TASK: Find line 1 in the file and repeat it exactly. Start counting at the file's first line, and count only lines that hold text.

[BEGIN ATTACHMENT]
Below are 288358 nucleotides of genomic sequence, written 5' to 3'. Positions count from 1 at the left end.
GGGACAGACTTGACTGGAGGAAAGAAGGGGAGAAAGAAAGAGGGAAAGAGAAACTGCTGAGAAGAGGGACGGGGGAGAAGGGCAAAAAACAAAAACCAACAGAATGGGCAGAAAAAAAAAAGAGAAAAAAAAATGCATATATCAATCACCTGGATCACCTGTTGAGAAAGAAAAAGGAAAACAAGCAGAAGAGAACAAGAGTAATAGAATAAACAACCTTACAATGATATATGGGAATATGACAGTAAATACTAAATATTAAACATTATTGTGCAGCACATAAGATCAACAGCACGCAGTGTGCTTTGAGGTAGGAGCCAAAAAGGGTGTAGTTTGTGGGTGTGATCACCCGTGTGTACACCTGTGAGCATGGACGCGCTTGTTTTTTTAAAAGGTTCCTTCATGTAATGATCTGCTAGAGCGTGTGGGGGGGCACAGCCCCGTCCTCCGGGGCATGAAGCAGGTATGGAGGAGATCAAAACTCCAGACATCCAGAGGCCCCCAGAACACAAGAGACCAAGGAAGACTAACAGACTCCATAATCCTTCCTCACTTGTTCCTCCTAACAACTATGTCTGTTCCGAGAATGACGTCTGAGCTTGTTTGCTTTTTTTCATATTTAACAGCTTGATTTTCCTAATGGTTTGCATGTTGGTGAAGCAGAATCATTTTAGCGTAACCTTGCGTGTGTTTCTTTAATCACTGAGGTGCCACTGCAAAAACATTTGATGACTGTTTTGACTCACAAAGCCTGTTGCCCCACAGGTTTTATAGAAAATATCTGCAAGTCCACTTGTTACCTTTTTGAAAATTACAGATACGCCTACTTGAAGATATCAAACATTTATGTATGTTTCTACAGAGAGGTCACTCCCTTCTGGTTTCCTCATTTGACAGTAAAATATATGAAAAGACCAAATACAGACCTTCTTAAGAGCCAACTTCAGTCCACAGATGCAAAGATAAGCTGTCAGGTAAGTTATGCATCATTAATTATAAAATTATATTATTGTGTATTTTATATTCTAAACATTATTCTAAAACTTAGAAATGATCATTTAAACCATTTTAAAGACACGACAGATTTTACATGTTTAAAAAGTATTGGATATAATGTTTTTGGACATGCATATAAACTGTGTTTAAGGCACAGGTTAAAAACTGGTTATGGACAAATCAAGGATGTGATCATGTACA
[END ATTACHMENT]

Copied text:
Below are 288358 nucleotides of genomic sequence, written 5' to 3'. Positions count from 1 at the left end.